Among Dugan’s most concerning allegations was that the Grammy voting process was “ripe with corruption” and shrouded in secrecy. She specifically called into question the nominations review committees, which determine the nominees on the final ballot in many categories following first-round voting by the 13,000 voting members. Under the organization’s current bylaws, however, the president/CEO cannot unilaterally change the voting process; any adjustments to nominations and voting procedures — from adding a new category to eliminating the nominations review committees — must start with a petition to the Awards & Nominations Committee (one of the national board’s eight standing committees). Only once that committee approves the change can the board of trustees vote whether to ratify it.
The review committees, whose members are not revealed, protect the process, says S-Curve Records founder/president Steve Greenberg. “The committees, when functioning as they should, keep the nominations from all just going to the artists with the greatest name recognition,” he says. “I’ve been on the [general field] main nominating committee, and I can tell you that we kept some completely irrelevant recordings by famous names from becoming finalists.” He adds: “If there is corruption or favoritism within the committees, that, of course, should be rooted out immediately.”
Greenberg suggests that the Recording Academy adopt a process more like the one used by the Academy of Motion Pictures Arts and Sciences, which runs the Academy Awards. “The slate of potential nominees [in categories] probably should be winnowed by knowledgeable committees. Then, let the voting members narrow it down to the five or so finalists,” he says. (The Academy Awards have a music branch that selects a shortlist of 15 qualifying candidates for best original song and best original score).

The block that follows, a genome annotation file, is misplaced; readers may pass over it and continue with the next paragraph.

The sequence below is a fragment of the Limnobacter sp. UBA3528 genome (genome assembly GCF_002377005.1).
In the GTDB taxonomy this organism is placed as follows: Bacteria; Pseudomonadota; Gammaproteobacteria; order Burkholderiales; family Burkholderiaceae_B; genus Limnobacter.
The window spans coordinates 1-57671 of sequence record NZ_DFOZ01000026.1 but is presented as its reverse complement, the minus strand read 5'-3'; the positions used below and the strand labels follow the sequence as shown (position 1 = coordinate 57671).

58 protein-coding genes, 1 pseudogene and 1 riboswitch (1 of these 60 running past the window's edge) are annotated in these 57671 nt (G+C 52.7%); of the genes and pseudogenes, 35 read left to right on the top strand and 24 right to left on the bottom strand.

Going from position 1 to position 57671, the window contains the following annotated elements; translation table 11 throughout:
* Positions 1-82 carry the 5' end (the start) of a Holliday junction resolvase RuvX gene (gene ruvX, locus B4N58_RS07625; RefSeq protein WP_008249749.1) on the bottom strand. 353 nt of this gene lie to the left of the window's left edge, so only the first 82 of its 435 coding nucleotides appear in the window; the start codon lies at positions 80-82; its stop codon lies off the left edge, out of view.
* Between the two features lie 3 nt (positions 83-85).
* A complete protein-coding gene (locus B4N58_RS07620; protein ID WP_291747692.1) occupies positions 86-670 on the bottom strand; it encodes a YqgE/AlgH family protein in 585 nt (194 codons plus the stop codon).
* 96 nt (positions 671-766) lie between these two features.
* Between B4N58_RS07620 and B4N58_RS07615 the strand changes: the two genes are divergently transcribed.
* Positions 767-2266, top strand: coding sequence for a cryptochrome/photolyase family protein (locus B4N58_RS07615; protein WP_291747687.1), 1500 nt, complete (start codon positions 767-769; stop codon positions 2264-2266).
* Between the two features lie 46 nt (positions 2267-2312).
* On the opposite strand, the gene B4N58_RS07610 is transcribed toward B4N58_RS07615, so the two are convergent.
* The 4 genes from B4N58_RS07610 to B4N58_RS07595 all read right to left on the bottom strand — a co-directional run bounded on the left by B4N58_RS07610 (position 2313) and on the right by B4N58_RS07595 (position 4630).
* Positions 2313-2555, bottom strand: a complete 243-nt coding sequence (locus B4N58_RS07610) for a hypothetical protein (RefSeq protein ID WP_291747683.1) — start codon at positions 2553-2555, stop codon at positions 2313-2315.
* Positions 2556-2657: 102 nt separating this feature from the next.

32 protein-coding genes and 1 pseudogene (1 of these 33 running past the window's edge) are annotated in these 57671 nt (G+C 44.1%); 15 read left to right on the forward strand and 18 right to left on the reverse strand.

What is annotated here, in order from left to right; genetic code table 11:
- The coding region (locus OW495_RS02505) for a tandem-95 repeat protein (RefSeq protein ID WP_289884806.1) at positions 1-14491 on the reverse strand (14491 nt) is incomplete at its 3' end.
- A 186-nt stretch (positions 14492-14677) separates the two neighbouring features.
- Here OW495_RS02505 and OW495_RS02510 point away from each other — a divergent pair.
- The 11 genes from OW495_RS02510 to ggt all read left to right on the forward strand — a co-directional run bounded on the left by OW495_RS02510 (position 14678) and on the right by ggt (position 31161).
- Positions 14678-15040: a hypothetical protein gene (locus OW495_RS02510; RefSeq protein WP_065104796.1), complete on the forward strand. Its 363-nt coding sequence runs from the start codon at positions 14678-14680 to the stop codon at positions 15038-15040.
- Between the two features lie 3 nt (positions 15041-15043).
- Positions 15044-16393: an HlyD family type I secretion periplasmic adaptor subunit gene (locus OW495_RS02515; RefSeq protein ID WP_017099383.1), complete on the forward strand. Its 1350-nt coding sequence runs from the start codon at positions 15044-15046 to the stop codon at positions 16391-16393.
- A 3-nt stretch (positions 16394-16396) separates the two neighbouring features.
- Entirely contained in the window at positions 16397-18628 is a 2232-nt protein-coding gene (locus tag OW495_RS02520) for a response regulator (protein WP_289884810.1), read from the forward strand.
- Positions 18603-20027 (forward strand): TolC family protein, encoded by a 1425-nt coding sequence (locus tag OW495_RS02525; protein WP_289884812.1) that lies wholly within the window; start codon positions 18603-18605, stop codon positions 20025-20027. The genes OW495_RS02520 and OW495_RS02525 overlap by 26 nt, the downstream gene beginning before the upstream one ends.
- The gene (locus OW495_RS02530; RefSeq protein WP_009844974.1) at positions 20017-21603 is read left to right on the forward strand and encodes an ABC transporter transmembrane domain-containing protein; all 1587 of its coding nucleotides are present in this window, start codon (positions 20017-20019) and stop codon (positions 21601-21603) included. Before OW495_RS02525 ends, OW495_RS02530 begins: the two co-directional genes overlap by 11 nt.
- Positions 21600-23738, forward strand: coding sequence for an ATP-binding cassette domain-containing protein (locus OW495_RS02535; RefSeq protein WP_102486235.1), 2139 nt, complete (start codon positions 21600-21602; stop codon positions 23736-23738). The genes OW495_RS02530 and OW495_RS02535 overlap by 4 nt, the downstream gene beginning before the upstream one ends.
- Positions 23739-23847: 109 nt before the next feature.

The academy’s perceived cluelessness about hip-hop has been an especially thorny issue. On Jan. 25, at Clive Davis‘ Pre-Grammy Gala, Sean LOVE Combs told the audience that “hip-hop has never been respected by the Grammys” as he accepted his Industry Icon award. “You’ve got 365 days to get this shit together,” he warned.
Combs’ words came as interim CEO and board of trustees chair Harvey Mason Jr. issued a memo to the 25,000-strong academy membership, pledging to hire a dedicated diversity and inclusion officer within 90 days and to create a fund to be distributed annually to organizations focused on women in music. One former national trustee says the academy also should form “a creative think tank to advise the academy on the forward creative culture of the hip-hop community.”
The Recording Academy already has made a number of moves to increase diversity, including inviting 900 music creators prequalified to vote to join in October 2018. All invitees were women and/or people of color and/or under the age of 39. In June, the academy issued 1,340 invitations to join the organization as part of a massive drive to bring in a more demographically diverse and younger membership.
“As bad as this looks, the only way the academy was going to be changed was if something like this happened,” says Grammy-nominated producer Howard Benson. “This isn’t slow change. This was the Challenger disaster. Stuff like that changes the culture at companies and is painful but necessary.” Another academy insider agrees: “This may be a blessing in disguise. Yes, it is very public, but if problems are solved as a result, then in the end it is a good thing.” She recommends forming a task force, just as the Recording Academy did in 2018 to address its diversity and inclusion issues, “to explore excessive spending and other [Dugan] allegations of self-dealing and conflicts of interest, as well as the voting issues. The Recording Academy is the one place where music business as usual cannot happen.”
Additional reporting by Gail Mitchell.